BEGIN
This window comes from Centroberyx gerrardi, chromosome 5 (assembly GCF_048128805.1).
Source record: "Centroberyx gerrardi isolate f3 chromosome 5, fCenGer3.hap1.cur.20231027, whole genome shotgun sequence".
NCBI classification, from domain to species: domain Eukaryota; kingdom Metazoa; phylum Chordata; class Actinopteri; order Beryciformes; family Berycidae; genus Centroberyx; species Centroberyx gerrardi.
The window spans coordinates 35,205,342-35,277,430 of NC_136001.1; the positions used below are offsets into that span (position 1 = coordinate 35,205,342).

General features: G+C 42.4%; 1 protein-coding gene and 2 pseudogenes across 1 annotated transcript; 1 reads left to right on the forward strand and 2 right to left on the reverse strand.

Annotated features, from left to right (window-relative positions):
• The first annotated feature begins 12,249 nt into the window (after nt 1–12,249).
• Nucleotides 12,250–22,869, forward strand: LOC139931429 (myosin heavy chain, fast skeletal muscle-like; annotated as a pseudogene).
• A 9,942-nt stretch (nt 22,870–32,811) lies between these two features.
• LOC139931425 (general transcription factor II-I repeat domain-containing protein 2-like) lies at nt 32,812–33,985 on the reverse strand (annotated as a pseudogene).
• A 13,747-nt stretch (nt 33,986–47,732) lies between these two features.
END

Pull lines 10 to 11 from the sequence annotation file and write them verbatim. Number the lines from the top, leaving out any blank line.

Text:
• LOC139931425 (general transcription factor II-I repeat domain-containing protein 2-like) lies at nt 32,812–33,985 on the reverse strand (annotated as a pseudogene).
• A 13,747-nt stretch (nt 33,986–47,732) lies between these two features.